Johnny hooperStill to come: Johnny Hooper, BS 19, will compete in the men’s water polo quarterfinals tonight (Tuesday, Aug. 3), at 10pm PDT. See full finals schedule here.




Collin Morikawa, BS 19, wins PGA Championship

Collin Morikawa holding trophy
Collin Morikawa holds the Wanamaker Trophy after winning the PGA Championship golf tournament at TPC Harding Park Sunday, Aug. 9, 2020, in San Francisco. (AP Photo/Jeff Chiu)

Collin Morikawa, BS 19, stunned the golf world Sunday, making history as one of the youngest PGA Golf Championship winners. 

With the 2020 championship win, the Berkeley Haas alum joins an elite group of golfers, including Tiger Woods, Rory McIllory, and Jack Nicklaus, who all won the PGA Championship at age 23. 

Morikawa, who held the Wanamaker Trophy high after his win on Sunday at TPC Harding Park in San Francisco, is the first Cal athlete to win a major golf championship. “The California Kid is the new star in the game of golf,” CBS announcer Jim Nantz said after the tournament ended.

“I’m on cloud nine,” Morikawa, a Los Angeles-area native, said during a post-PGA Championship press interview. “I’ve believed in myself since day one and I haven’t let up from that. I feel very comfortable in this position, but it was going to take a very good round today.”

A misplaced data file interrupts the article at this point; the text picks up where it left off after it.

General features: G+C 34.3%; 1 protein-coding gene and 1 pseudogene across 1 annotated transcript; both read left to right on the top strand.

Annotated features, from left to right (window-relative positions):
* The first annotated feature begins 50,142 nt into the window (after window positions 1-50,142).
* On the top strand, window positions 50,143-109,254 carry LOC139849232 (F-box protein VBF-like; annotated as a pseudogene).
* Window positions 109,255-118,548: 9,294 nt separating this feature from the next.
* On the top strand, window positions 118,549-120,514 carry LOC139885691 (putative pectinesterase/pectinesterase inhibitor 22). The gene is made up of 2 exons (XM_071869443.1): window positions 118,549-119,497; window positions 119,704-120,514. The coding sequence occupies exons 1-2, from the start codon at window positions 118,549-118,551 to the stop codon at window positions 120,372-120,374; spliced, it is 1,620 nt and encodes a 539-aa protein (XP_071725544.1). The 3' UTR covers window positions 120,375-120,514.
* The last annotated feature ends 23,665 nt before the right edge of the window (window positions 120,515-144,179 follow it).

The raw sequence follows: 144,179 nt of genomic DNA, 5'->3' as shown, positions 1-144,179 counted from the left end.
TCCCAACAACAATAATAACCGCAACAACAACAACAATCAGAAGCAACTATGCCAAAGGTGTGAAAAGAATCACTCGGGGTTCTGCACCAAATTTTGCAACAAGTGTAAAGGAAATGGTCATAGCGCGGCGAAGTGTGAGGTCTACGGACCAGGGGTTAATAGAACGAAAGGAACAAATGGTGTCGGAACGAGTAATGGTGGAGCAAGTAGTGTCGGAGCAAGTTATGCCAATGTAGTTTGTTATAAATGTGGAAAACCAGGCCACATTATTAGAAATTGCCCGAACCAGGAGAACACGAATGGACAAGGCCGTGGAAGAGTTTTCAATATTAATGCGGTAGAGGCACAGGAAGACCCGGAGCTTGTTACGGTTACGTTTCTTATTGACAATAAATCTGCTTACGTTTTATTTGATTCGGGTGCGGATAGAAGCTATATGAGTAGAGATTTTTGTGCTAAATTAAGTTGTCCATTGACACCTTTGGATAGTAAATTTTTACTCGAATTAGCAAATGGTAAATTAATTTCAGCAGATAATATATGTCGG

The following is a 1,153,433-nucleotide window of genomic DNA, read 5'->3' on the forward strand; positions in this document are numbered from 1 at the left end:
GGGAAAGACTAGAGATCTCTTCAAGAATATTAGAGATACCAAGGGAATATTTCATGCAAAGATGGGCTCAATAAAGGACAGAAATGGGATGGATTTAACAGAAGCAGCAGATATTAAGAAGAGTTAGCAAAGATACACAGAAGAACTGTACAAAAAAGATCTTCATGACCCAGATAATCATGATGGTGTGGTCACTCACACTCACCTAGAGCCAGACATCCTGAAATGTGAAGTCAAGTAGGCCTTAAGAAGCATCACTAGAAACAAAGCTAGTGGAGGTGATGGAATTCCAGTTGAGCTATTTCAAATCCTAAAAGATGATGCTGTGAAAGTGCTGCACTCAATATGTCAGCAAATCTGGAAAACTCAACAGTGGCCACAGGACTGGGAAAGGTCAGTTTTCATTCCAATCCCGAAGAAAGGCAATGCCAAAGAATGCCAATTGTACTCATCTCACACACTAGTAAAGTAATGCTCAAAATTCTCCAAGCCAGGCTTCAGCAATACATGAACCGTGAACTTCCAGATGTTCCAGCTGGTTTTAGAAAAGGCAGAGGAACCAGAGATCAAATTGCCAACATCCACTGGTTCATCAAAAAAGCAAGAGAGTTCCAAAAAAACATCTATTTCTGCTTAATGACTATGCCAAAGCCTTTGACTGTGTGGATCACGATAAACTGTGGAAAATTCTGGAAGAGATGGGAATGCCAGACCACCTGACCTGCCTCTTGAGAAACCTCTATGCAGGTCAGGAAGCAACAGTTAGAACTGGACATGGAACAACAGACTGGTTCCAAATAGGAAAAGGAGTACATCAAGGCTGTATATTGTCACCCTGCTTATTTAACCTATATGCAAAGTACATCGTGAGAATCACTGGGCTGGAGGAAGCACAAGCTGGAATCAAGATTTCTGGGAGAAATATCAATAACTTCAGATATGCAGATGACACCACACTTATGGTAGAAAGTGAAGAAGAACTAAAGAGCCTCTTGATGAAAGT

I’ve believed in myself since day one and I haven’t let up from that.

Collin Morikawa, BS 19, at graduation
Collin Morikawa, BS 19, shakes Dean Ann Harrison’s hand at graduation.

Members of the Haas community who’ve been tracking Morikawa’s golf career successes lit up social media with congratulations after his championship win.

“I’m so proud of Collin,” said Haas Dean Ann Harrison. “Collin has always been a standout student and athlete. I’m sure this championship win will be one of many in his golf career.”

“Collin’s success on the PGA Tour was not a surprise to me based on the intelligence, attention to detail, and work ethic he showed in the classroom,” said Finance Lecturer Stephen Etter. “However, his winnings to date far exceed the modeling we did in (the class) Finance for Future Professional Athletes. He is a humble young man who has confidence without attitude. It will be wonderful for all Cal alumni to watch his success on Sundays for many years to come.”

This isn’t the first time that Morikawa has made big waves. Since turning pro in June 2019, he’s won two PGA titles, including the 2019 Barracuda Championship and the 2020 Workday Charity Open.

While a student at Berkeley, Morikawa played for the Men’s Golf Team all four seasons and was named the Pac-12 Men’s Golfer of the Year in 2019. He’s also the only athlete to be named a four-time All-American and three-time first-team All-American in Berkeley history.

Cubbie Kile, BS 20, to receive Departmental Citation for Outstanding Achievement

Portrait: Cubbie Kile
Cubbie Kile, BS 20, received the Departmental Citation for Outstanding Achievement.